An increasing number of UK-listed companies are cutting or suspending dividend payments in order to preserve cash and protect their balance sheets in response to the economic impact of coronavirus. The suspension of dividends will be a real worry for income-dependent investors such as pension funds.
Companies that have suspended dividends include Crest Nicholson, Elementis, McCarthy & Stone, Micro Focus, Next, New River, Playtech, PPHE, Portmeirion, RM, Shoezone, SQN Asset Finance, and William Hill. However, some companies, such as Next, have said they may pay an interim dividend later in the year. The companies in question that have already released their AGM notice have withdrawn the resolution to approve the final dividend from the agenda. Quartix Holdings is taking an alternative approach by recommending shareholders vote down the dividend resolution instead of withdrawing the resolution.
On the other hand, easyJet has warned it may struggle to survive without government assistance but has said it is legally obliged to pay its £170m dividend to shareholders as it has already held its AGM. Other companies facing financial hardship are seeking to maintain their dividend such as Carnival, the owner of Princess Cruises, the operator of the Diamond Princess.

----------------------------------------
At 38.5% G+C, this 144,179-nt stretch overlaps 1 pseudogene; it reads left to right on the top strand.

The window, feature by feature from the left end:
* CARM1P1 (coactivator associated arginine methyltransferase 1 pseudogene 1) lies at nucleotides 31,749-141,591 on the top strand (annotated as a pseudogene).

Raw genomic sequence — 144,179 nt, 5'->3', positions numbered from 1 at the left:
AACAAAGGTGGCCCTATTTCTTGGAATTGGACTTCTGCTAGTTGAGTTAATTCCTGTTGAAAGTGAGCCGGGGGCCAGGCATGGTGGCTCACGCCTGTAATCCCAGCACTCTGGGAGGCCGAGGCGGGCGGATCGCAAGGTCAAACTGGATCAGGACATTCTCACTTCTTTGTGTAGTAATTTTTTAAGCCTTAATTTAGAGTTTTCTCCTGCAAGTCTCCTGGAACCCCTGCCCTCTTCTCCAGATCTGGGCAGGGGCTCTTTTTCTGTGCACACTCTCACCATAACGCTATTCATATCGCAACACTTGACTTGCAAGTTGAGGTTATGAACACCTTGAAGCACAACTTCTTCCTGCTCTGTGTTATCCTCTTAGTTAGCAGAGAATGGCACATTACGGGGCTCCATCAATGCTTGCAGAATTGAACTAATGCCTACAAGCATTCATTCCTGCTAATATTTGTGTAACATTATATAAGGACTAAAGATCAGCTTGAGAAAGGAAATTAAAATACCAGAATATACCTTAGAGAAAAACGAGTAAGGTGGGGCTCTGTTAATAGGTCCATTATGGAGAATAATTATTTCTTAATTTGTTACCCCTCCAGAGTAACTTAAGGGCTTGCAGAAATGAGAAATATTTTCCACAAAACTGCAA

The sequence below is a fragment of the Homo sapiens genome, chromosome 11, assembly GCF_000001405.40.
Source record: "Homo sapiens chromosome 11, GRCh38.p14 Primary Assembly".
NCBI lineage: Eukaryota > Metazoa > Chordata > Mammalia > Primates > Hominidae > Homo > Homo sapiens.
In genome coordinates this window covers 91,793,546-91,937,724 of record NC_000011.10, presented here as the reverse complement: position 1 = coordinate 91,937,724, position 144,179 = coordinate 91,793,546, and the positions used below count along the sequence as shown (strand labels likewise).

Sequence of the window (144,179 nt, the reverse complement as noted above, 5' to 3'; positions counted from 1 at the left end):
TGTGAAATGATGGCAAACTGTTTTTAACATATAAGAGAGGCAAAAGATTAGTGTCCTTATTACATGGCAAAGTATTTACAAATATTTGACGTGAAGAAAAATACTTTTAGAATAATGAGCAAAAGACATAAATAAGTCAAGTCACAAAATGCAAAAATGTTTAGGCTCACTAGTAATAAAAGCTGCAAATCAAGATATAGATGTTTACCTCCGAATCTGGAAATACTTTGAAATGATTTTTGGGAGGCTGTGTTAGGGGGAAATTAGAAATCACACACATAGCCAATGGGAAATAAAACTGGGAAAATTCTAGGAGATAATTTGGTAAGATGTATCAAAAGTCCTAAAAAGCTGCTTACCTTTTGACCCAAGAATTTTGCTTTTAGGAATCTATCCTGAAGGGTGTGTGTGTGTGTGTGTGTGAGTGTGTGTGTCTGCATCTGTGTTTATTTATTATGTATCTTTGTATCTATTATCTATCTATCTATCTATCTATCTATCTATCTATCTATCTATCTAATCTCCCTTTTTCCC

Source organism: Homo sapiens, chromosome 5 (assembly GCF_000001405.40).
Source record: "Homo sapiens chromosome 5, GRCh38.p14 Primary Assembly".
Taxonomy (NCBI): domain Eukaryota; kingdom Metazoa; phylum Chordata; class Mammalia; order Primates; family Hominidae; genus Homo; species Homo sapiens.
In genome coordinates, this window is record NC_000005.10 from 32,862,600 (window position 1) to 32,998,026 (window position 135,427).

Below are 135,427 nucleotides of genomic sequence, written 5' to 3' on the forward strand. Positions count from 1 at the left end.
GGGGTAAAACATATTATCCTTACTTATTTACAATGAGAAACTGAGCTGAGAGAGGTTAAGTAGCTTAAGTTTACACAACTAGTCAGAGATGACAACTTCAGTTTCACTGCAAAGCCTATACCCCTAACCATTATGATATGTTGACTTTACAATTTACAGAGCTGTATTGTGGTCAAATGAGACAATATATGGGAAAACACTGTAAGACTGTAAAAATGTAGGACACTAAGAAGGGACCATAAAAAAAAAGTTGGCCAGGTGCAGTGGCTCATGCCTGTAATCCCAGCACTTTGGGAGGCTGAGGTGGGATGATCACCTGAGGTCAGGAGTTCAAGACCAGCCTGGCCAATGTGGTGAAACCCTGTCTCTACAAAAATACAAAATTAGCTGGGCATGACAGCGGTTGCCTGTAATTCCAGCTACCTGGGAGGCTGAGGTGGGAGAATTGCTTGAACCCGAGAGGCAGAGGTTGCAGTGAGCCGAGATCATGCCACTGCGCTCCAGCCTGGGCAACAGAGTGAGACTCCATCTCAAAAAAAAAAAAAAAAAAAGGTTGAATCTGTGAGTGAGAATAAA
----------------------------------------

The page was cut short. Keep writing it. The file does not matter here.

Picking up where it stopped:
Whilst recognising the unique situation companies face, shareholders may also expect boards to reduce executive pay. Excessive executive pay is questionable at the best of times, but particularly so at a time of a global crisis when jobs and cash can be saved. Thinktank High Pay Centre has argued in a recently published paper that government bailouts of large businesses affected by the coronavirus must include social and environmental conditions, including a cap on CEO pay at 10 times the median pay of employees.
Carnival holds its AGM on 6 April and reported a ‘single figure’ of remuneration for CEO Donald Arnold of $8.581m for 2019 and a CEO employee pay ratio of 723:1. Carnival has stated that the ongoing effects of COVID-19 on its operations and global bookings will have a material negative impact on its financial results and liquidity, and given the uncertainty, it is currently unable to provide an earnings forecast. Carnival’s share price has fallen by more than 80% since the start of the year.
Shareholders may expect remuneration committees to review their approach to pay and apply discretion when deemed appropriate. The use of discretion to override the formulaic outcomes of incentive pay plans to ensure the alignment of pay with performance and the shareholder experience is increasingly expected by institutional investors, and shareholders may pay close attention to a company’s response to COVID-19 and CEO pay.Last Updated: 20 March 2020